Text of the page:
- Resolve freight disputes
It is possible to put ship agents in a situation where it is unclear whom they are working for. The agent/principal connection is simple to recognize in the traditional situation when each party has its own agent or where there is an agency agreement. What transpires, then, if there is only one agent working on behalf of two principals?
Agents, whether they be port agents or cargo, can find themselves in a situation where it is difficult to determine who their actual principle is. This situation usually occurs when the same entity is nominated by both the shipowner and the charterer to represent them.
The Charterer Nominates And The Owner Pays.
There are provisions in some voyage charters that allow the charterer to choose the port agent, who is then employed by the owner. In this scenario, the agent may pay the charterer a fee or commission for this act of patronage. Because some charterers are known to profit significantly from the “commission” they receive from the agent, they are often in favor of this arrangement.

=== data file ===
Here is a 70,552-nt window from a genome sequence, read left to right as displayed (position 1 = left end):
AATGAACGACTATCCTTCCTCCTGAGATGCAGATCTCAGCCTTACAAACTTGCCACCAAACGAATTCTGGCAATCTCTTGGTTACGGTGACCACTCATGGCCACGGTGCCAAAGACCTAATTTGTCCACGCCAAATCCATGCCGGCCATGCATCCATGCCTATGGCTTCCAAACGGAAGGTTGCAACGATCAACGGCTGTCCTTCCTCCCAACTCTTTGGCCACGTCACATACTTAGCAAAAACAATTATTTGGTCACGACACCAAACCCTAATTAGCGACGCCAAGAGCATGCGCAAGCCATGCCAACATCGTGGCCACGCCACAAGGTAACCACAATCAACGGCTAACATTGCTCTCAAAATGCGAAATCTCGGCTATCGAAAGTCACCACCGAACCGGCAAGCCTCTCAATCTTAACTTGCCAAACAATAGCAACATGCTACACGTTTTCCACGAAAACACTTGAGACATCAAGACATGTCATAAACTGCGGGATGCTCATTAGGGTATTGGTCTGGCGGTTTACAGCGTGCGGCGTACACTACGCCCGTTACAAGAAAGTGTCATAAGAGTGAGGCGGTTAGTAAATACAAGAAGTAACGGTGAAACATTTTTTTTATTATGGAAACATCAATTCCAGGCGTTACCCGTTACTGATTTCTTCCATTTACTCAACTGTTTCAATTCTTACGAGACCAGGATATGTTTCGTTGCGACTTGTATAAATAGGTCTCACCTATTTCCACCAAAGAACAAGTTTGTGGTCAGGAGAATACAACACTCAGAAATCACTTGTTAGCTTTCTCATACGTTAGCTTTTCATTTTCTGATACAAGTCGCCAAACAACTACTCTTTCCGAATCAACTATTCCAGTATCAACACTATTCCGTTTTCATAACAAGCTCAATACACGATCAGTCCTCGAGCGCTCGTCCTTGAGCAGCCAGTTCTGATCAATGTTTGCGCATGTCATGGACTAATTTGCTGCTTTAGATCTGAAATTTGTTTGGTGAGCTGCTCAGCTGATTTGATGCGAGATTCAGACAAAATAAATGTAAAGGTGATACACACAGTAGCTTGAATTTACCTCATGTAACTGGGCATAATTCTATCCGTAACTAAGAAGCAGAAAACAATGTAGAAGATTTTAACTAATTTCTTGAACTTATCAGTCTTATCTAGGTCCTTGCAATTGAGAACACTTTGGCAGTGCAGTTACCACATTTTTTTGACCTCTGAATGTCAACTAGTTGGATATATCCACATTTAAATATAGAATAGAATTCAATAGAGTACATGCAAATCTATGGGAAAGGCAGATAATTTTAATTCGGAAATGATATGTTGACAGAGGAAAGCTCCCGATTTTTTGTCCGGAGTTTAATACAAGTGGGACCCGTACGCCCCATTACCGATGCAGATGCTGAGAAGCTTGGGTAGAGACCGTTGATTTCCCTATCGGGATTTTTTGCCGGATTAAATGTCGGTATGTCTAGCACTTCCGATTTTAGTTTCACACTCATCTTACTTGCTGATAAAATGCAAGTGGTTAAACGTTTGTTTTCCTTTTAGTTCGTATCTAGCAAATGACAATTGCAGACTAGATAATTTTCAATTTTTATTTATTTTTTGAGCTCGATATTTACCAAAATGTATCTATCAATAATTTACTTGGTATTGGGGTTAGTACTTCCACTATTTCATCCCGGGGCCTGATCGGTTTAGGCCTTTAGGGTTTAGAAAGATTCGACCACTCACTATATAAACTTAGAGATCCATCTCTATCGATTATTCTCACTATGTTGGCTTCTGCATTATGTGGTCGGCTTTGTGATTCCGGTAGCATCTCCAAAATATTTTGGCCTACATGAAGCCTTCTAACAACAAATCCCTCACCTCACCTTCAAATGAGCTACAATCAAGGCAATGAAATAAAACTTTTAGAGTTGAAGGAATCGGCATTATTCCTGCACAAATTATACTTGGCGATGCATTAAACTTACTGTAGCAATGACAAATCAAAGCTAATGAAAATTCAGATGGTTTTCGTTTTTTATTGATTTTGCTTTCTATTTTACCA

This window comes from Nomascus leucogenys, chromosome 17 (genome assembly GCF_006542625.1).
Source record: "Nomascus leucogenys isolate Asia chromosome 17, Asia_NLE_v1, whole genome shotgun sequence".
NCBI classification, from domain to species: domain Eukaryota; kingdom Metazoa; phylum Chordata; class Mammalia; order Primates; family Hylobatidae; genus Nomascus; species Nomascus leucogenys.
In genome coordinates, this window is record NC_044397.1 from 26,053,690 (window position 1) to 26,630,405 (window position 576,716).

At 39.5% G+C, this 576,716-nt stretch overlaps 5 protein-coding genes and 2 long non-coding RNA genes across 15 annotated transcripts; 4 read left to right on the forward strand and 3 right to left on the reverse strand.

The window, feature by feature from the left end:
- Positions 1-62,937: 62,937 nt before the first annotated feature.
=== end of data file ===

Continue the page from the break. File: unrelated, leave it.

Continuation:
It is claimed that the custom of charterers using port agents dates back to the 1960s when large oil firms began spot chartering tonnage in place of their earlier habit of only employing their own tonnage to carry their own cargoes. Even though the ships were hired, the oil firms insisted that their in-house port agents, who were knowledgeable about their industry, continue to work.
The reasons were clear: the oil company’s regular port agent would be able to guarantee efficient loading and unloading procedures. Major oil firms have largely abandoned ship ownership, but the tradition of appointing the owner’s port agent has persisted and, over time, spread to the dry trades.
If both principals agree, an agent may represent more than one of them. In shipping, the owner and the charterer are partners in a business partnership with the goal of making money for both of them, rather than two antagonistic parties. However, the dual agent will find themselves in a very awkward situation if a disagreement develops between these two partners.